by Jonathan Bombulie || AHL On The Beat Archive
Wilkes-Barre/Scranton Penguins defenseman Robert Bortuzzo knows now is not the time to get sentimental.
It’s the playoffs. Physicality and intensity are ramped up exponentially. If a player takes time to stop and smell the roses, he will probably get helped off the ice by the trainer.
But the fact remains, there’s a good chance Bortuzzo is about to graduate from the American Hockey League.
He has been a standout shutdown defenseman for the Penguins for the last three years. He’s played 205 regular-season games for the team, more than any other player on the active roster.
But he’ll have to clear waivers next fall, which means Pittsburgh will either have to make room for him on the roster, trade him, or try to sneak him through waivers, at which point he could easily be claimed by another NHL team.
Therefore, as he prepares to face the Hershey Bears in the Eastern Conference quarterfinals, the band should probably cue up "Pomp and Circumstance."
"I’ve never looked into things like that," Bortuzzo said after practice Tuesday. "If that happens to be the case, there’s no better way than winning a championship or having a deep playoff run with a great bunch of team guys and a great city that’s treated me real well."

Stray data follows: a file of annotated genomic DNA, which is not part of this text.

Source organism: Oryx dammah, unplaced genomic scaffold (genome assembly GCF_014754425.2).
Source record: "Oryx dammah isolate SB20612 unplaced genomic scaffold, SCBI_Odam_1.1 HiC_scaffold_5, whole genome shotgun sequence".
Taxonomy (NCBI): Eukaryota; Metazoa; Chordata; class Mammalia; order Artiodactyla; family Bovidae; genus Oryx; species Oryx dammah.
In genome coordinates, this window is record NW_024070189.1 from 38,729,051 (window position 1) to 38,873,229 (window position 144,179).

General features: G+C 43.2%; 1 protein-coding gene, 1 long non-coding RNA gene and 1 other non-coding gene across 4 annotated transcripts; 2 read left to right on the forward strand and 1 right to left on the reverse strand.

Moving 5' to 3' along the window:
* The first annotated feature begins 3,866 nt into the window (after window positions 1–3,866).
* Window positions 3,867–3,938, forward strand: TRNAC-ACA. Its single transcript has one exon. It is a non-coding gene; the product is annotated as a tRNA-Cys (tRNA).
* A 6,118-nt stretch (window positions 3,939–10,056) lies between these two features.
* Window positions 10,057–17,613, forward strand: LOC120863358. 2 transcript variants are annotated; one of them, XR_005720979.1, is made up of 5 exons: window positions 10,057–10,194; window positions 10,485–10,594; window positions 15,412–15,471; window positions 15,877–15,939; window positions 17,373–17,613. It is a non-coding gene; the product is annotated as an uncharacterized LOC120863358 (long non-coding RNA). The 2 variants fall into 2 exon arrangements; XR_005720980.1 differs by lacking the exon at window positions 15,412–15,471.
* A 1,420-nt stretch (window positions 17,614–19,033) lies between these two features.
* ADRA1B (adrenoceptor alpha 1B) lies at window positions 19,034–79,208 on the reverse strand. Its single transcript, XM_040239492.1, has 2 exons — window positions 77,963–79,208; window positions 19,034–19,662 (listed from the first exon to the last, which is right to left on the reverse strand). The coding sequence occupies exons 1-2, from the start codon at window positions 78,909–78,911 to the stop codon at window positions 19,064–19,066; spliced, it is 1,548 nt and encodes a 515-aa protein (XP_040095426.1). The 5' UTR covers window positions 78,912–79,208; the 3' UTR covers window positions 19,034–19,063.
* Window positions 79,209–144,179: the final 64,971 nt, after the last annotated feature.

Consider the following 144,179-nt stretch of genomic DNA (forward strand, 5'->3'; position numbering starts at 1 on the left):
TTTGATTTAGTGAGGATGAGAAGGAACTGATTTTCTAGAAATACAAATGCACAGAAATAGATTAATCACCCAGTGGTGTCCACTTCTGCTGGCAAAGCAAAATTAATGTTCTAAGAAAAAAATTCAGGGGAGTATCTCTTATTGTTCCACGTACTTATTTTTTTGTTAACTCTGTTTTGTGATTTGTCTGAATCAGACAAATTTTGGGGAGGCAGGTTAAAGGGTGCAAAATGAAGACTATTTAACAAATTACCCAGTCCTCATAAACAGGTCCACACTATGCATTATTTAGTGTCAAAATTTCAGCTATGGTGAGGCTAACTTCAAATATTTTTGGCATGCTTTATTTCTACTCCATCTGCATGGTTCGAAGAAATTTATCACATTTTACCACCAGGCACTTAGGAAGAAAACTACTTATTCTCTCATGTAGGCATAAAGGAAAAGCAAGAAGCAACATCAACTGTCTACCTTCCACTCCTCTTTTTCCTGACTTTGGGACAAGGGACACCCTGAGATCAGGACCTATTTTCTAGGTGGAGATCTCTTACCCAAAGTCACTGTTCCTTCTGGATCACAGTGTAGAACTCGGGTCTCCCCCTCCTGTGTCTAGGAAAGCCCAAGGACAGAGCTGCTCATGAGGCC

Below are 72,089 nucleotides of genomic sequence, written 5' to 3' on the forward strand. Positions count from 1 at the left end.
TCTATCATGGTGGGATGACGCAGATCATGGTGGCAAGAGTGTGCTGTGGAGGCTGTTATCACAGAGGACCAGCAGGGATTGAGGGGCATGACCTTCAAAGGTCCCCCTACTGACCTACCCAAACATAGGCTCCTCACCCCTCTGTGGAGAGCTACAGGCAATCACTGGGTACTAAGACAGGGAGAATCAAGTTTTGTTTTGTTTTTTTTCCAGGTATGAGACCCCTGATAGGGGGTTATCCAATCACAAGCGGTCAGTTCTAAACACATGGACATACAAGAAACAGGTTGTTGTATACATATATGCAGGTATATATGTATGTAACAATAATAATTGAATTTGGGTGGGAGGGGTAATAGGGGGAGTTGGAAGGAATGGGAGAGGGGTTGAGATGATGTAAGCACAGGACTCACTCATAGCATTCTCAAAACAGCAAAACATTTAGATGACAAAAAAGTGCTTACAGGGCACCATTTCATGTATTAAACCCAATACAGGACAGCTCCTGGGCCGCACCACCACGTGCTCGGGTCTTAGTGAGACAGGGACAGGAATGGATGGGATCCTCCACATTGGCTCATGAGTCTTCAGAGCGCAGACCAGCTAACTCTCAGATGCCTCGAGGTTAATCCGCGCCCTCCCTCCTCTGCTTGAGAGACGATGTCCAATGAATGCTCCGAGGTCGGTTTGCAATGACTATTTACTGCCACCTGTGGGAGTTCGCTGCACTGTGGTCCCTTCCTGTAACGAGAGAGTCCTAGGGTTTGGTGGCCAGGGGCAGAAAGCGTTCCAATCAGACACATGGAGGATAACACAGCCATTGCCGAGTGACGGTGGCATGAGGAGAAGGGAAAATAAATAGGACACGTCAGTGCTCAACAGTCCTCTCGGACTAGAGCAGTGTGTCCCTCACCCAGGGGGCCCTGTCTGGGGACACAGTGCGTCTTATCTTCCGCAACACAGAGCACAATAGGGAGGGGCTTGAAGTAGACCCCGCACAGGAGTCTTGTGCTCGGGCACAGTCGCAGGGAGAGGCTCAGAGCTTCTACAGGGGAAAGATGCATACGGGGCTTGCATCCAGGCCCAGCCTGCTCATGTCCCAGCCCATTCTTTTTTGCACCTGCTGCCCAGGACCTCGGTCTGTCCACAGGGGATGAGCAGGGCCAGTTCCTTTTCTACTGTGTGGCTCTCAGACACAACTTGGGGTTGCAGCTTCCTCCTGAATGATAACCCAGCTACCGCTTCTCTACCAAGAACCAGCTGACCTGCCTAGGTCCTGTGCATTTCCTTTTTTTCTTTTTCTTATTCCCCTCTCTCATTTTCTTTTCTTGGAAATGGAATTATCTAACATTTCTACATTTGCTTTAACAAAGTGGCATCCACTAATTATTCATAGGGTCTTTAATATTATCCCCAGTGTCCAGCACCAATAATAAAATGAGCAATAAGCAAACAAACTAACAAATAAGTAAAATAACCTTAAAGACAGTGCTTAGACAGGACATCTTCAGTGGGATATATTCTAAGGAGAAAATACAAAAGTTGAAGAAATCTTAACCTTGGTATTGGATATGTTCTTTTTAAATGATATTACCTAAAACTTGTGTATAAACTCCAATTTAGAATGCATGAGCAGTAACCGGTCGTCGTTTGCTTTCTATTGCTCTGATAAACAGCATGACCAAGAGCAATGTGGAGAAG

If this is Bortuzzo’s last extended stay in the AHL, it will begin with a tough test.
The Bears have been hit hard by injuries and call-ups and they lost their last eight games of the regular season, but they remain the third-highest scoring team in the league.
They have Chris Bourque, who won the AHL scoring title by 13 points. They have Ryan Potulny, who led the AHL in playoff scoring last spring while playing for Binghamton. They have the league’s top-ranked power play that scores more than 25 percent of the time.
"They’re a fast team with a lot of skill up front," Bortuzzo said. "It’s going to come down to eliminating time and space on some of their talented high-end forwards."
If there’s one thing preparing Bortuzzo for the offense he’s about to face, it’s experience.
The 23-year-old from Thunder Bay, Ontario, is only in his third pro season, but he’s already faced Hershey 27 times. He’s a plus-6 in those games, which is no small feat against such a dynamic offensive team.
"I’ve played against them a lot," Bortuzzo said. "We’re going to do our research and do our studying, but there aren’t going to be too many surprises. It’s just going to be hard hockey. I never got the chance to play in a playoff rivalry with this team my first two years, so I’m excited for it. The atmosphere is going to be great."
The way coach John Hynes sees it, the opportunity for Bortuzzo to continue to grow as a player is great as well.
"He is a huge part of what we do," Hynes said. "He developed here. He started his pro career here. I think he’s a high-character guy and he wants to have success. The development process of his career, he’s playing himself to a point where he should be ready for the National Hockey League.
"But I think it’s not necessarily about him leaving a lasting impression and he’s never going to be back here. I think it’s about, he wants to win. He wants to continue to grow his game and grow his experience deeper and deeper into the playoffs. For any young player, that’s the most important thing they can do for their careers at this point in time."
This story originally appeared in the Citizens’ Voice